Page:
When the world awoke on March 11, 2011, many turned on the TV news and saw that Japan had been devastated by an earthquake and tsunami of epic proportions. The pictures and news footage of the devastation were shocking.
As the days wore on, the images of people huddled in shelters, or fighting fires at several nuclear plants where radiation was leaking, were more than gripping. The disaster dominated the world's interest for days as the death toll climbed and as the nuclear crisis intensified. A Pew Research Center poll conducted a week after the tsunami showed that 57 percent of Americans followed the disaster closely -- more than any other story at the time [source: Pew Research Center].
It wasn't that long ago, disasters received attention only on the front page of newspapers or during the nightly news. But that was then. Today, thanks to satellite technology, disasters, wars and other stories of public interest are beamed into our houses -- not to mention our iPhones and iPads -- 24/7.
Although it might seem trite to say, television has indeed made the world a smaller place -- a truly global community. Networks have been able to use satellite communication technology to deliver news and programming as the human drama unfolds [source: Ainsworth]. Satellite TV allows all of us, no matter our address, to share experiences and react as one.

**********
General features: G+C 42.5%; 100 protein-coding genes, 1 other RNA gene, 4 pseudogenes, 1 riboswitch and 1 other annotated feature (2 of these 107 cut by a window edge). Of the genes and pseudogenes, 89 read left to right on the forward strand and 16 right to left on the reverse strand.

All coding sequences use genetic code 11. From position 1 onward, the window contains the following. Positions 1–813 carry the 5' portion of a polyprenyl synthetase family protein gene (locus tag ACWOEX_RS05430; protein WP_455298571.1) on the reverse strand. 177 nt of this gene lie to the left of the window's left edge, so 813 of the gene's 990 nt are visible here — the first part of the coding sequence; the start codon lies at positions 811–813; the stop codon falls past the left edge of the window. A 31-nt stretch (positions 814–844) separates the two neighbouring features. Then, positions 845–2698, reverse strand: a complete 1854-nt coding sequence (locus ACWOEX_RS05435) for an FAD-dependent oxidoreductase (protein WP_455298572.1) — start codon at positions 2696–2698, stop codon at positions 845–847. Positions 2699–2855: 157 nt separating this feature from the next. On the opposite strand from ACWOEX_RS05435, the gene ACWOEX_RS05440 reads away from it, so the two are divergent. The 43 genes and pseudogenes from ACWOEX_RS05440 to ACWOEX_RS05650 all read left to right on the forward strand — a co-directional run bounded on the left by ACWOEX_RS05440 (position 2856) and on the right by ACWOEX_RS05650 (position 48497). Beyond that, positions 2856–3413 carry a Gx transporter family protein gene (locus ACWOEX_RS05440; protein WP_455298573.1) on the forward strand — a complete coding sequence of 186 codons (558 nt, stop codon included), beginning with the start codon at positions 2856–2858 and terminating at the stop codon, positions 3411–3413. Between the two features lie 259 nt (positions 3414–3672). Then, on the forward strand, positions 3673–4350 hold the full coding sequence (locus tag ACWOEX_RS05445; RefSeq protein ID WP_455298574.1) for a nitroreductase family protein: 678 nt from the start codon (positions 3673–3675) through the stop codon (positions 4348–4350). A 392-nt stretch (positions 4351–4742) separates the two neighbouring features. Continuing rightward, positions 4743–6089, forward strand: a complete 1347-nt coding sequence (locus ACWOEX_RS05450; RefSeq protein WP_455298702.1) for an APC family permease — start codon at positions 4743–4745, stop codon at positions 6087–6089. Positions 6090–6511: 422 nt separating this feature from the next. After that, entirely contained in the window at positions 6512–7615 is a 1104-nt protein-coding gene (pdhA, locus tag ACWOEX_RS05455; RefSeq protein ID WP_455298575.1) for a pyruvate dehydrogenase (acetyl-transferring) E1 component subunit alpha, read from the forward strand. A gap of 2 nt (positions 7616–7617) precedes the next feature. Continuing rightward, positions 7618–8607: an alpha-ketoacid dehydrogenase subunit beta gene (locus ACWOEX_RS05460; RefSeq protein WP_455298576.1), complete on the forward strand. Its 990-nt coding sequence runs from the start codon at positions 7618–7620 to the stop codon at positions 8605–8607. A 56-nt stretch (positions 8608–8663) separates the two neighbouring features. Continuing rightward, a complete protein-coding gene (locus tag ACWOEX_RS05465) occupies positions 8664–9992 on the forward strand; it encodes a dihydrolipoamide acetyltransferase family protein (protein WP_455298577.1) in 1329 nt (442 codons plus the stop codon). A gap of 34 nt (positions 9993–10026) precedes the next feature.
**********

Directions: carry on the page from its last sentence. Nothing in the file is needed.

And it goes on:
Additionally, satellite technology has helped the world collectively cheer the achievements of athletes during the Olympics, World Cup soccer matches and other sporting events. Just as importantly, satellite TV has allowed many of us to share our culture through TV shows, educational programming and music.
During the 1968 Democratic Convention in Chicago, Vietnam War protesters shouted "the world is watching" as police cracked down on the demonstrators. Satellite TV has made that phrase truer today than it ever has been. Read on to learn more.